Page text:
The document is intended for bishops, in order to assist them in evaluating existing or proposed ministerial efforts, and for those engaged in this ministry, in order to provide them with guidance.

The guidelines begin with a statement of general principles, including the fundamental dignity of each person as created by God. The document says the Church teaches that persons with a homosexual inclination “must be accepted with respect, compassion, and sensitivity,” and it condemns all forms of violence, scorn, and hatred, whether subtle or overt.

“Those who would minister in the name of the Church must in no way contribute to such injustice,” the guidelines state. “They should prayerfully examine their own hearts in order to discern any thoughts or feelings that might stand in need of purification. Those who minister are also called to their own ongoing conversion. In fact, the work of spreading the Good News involves an ever-increasing love for those to whom one is ministering.”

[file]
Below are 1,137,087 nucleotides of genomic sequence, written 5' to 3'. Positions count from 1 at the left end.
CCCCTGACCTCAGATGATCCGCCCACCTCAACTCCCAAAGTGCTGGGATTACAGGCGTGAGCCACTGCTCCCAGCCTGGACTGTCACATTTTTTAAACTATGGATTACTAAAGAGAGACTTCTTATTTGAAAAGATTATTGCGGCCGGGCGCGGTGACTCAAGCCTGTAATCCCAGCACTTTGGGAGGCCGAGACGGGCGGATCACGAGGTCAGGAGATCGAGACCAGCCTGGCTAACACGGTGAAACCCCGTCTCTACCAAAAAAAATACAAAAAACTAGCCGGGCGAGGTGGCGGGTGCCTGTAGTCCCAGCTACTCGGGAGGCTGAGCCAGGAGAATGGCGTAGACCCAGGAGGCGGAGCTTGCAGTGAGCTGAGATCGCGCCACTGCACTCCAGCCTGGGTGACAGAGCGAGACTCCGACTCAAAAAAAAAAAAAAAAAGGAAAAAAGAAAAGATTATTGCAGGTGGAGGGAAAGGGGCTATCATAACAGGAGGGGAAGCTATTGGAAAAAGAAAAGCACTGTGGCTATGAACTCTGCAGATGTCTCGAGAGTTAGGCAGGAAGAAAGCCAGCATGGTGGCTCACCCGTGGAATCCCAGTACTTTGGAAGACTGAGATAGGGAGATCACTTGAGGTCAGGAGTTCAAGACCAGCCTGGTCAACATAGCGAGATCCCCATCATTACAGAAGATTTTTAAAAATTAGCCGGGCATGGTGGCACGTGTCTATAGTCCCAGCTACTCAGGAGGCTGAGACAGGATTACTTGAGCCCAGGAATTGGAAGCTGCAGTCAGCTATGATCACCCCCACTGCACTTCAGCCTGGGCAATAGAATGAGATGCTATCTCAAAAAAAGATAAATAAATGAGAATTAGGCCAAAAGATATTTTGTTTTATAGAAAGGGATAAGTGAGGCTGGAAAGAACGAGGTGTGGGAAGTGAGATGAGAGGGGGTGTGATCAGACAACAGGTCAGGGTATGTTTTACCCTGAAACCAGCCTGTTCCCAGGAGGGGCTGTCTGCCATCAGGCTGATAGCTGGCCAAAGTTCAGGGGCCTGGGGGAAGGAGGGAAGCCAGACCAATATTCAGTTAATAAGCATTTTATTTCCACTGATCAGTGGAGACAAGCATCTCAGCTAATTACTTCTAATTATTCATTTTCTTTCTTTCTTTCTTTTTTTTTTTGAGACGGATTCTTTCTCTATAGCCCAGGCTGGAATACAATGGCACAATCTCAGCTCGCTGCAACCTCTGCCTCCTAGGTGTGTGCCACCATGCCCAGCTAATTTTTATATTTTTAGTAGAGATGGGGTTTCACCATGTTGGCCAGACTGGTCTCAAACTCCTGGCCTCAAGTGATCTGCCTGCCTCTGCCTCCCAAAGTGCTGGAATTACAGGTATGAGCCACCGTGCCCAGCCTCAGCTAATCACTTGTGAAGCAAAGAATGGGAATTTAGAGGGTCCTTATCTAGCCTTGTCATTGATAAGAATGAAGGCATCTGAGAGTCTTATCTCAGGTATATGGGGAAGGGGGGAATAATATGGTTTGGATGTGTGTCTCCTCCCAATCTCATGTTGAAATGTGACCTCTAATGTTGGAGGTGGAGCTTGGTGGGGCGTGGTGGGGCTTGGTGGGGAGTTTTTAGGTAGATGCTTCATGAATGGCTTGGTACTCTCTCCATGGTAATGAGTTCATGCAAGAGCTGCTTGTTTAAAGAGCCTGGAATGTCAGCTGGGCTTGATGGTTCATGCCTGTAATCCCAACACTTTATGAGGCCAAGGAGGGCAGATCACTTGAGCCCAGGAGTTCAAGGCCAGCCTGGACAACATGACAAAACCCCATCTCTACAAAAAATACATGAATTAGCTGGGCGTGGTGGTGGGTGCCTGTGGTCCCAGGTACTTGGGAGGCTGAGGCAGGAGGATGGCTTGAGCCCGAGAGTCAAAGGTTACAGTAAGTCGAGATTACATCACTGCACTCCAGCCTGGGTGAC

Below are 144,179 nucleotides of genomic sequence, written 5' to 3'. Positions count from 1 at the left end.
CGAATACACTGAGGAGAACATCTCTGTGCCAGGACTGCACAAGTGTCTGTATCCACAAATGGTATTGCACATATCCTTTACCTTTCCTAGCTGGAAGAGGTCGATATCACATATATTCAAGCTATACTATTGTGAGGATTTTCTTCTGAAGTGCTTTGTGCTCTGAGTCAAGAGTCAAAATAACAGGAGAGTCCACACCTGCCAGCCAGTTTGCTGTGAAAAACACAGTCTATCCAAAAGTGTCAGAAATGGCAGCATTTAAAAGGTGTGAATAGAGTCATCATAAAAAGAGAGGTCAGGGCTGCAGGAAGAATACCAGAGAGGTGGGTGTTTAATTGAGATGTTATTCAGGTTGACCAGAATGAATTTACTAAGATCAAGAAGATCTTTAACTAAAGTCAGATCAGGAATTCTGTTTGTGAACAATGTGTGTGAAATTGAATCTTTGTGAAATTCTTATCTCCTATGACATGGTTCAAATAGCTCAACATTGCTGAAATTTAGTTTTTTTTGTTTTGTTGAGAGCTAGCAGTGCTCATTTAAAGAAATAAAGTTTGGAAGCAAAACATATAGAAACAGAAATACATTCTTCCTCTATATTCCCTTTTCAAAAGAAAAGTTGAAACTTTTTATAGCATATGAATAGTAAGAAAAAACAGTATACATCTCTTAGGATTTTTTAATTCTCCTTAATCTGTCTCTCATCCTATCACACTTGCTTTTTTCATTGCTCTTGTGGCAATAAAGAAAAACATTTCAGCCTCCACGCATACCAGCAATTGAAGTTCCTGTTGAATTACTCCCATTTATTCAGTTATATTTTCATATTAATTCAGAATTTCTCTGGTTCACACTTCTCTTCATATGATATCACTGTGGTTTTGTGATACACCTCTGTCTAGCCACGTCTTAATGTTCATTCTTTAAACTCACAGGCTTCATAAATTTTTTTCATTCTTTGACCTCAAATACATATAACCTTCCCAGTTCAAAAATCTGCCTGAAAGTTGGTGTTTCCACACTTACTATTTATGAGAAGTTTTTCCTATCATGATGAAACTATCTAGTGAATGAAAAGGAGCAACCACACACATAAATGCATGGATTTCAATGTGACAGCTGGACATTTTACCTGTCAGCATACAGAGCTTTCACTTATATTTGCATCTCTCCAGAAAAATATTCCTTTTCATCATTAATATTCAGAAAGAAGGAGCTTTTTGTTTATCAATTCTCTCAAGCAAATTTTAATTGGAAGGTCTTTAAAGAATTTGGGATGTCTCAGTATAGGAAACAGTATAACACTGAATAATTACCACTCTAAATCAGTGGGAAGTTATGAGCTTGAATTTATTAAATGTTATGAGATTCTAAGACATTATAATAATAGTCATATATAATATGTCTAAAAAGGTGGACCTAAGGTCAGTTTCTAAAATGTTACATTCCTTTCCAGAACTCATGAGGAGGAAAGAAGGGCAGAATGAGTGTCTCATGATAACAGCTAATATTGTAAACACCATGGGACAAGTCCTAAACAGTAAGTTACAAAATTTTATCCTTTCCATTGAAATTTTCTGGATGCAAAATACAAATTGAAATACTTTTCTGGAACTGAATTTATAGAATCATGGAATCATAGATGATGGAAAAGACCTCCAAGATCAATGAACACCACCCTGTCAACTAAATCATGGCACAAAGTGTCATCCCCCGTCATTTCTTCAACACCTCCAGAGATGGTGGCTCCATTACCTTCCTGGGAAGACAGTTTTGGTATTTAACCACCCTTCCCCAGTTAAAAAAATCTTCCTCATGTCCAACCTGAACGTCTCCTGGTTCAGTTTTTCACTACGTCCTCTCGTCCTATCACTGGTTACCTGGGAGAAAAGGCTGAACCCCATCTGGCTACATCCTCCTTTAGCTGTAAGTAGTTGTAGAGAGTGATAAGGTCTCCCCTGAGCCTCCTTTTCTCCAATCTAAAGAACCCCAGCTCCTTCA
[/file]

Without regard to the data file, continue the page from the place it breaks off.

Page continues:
Stating that the phenomenon of homosexuality poses challenges that can only be met with the help of a clear understanding of the place of sexuality within God’s plan for humanity, the document says: “By its very nature, human sexuality finds its proper fulfillment in the marital bond. Any sexual act that takes place outside the indissoluble and lifelong bond of marriage does not fulfill the proper ends of human sexuality. It is not directed toward the expression of marital love with an openness to new life. It is disordered in that it is not in accord with this twofold end and is thus morally wrong.”

“Because of both Original Sin and personal sin, moral disorder is all too common in our world today, among both heterosexual and homosexual persons,” the document says.